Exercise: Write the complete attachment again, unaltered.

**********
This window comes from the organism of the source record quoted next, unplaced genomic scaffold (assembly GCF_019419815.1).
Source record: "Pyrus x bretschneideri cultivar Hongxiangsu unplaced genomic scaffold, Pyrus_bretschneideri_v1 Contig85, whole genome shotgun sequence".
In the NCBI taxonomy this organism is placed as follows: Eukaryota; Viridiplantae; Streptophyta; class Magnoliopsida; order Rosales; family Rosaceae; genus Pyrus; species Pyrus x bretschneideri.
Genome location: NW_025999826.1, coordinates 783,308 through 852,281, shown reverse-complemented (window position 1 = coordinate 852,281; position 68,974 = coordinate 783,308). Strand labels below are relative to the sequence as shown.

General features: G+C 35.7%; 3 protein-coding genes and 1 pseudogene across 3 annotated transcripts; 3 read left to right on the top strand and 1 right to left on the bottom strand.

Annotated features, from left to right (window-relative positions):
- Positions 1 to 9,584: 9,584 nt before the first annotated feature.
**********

This window comes from the organism of the source record quoted next, unplaced genomic scaffold (assembly GCF_019419815.1).
Source record: "Pyrus x bretschneideri cultivar Hongxiangsu unplaced genomic scaffold, Pyrus_bretschneideri_v1 Contig85, whole genome shotgun sequence".
In the NCBI taxonomy this organism is placed as follows: Eukaryota; Viridiplantae; Streptophyta; class Magnoliopsida; order Rosales; family Rosaceae; genus Pyrus; species Pyrus x bretschneideri.
Genome location: NW_025999826.1, coordinates 783,308 through 852,281, shown reverse-complemented (window position 1 = coordinate 852,281; position 68,974 = coordinate 783,308). Strand labels below are relative to the sequence as shown.

General features: G+C 35.7%; 3 protein-coding genes and 1 pseudogene across 3 annotated transcripts; 3 read left to right on the top strand and 1 right to left on the bottom strand.

Annotated features, from left to right (window-relative positions):
- Positions 1 to 9,584: 9,584 nt before the first annotated feature.